What We're Reading: Recommitting in 2013 and New Diet Recommendations for PLHIV
December 14, 2012
This week, we’re learning more about how an EGPAF Ambassador is refocusing in the new year, thinking about mother-to-child transmission in South Africa, and reading about how diet and nutrition can help slow down the progression of HIV.
– “Recommitment for a New Year
” EGPAF Ambassador Jamie Gentille has become a champion for children and young people living with HIV. Now, she writes about how she wants people to work together towards an “AIDS-free generation” in 2013.
– “More South African pregnant women contracting HIV
” A new study indicates that the rates of pregnant women living with HIV are rising in South Africa, a country which has been hit hard by the HIV/AIDS pandemic. The article notes that the government is responding by promoting awareness campaigns and antenatal testing.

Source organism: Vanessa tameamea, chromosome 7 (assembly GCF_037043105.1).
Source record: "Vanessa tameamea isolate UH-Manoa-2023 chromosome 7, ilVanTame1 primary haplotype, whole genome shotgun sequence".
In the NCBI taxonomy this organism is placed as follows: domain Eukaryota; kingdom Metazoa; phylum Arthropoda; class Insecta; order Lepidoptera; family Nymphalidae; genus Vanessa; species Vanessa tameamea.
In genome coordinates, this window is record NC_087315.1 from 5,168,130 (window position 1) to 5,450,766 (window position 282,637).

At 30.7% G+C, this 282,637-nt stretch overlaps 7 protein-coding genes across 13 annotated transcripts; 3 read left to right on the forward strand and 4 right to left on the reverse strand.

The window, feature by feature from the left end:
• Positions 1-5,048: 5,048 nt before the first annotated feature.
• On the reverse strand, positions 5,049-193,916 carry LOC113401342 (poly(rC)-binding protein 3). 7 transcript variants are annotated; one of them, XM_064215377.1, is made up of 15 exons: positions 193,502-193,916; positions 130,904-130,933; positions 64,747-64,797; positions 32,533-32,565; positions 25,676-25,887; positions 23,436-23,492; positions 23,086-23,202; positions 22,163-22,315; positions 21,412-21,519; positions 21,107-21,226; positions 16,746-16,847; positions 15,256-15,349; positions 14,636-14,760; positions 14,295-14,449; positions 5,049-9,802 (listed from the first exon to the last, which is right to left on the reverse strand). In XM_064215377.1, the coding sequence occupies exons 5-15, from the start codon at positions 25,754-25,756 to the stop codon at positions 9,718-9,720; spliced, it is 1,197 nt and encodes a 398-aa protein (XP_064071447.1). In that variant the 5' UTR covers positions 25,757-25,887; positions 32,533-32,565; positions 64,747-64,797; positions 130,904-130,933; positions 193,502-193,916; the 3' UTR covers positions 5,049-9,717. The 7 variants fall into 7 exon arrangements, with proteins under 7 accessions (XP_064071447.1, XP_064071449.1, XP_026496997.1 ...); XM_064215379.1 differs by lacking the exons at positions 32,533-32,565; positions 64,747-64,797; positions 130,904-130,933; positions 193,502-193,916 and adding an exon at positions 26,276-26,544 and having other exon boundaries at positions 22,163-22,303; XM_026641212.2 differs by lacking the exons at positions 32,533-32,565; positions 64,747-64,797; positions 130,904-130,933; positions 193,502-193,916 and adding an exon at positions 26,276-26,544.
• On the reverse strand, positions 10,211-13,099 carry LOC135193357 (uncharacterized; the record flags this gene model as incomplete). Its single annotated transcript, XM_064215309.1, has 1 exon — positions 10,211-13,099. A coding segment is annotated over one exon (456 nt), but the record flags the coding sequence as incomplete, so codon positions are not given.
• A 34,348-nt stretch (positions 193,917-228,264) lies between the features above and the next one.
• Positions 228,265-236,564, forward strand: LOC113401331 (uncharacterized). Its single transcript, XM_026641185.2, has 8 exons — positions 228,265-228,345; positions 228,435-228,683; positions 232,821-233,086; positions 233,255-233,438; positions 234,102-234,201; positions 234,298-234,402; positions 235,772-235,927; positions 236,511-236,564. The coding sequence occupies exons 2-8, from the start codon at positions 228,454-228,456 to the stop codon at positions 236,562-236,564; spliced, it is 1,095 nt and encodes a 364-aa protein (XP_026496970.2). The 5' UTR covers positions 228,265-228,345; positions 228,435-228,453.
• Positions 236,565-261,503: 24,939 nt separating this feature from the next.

– “Frontline Health Care on the Hill
” Earlier this month, EGPAF joined forces with Save the Children and the Frontline Health Workers Coalition to hold a briefing on the hill on how frontline health care workers are essential to fulfilling the recently announced PEPFAR “Blueprint” and creating a generation free of HIV/AIDS.
– “Diet quality predicts HIV progression and death in resource-poor settings
” A new study indicates that maintaining a healthy, diverse diet before beginning treatment for HIV can delay the progression of HIV/AIDS and reduce the mortality of the disease. The research showed that each addition of a nutrient-rich food group was linked to a 16% reduction in the likelihood of having a low CD4 count, the standard means of determining whether HIV has developed into full-blown AIDS.
Jane Coaston is Media Relations Coordinator for EGPAF, and is based in Washington, D.C.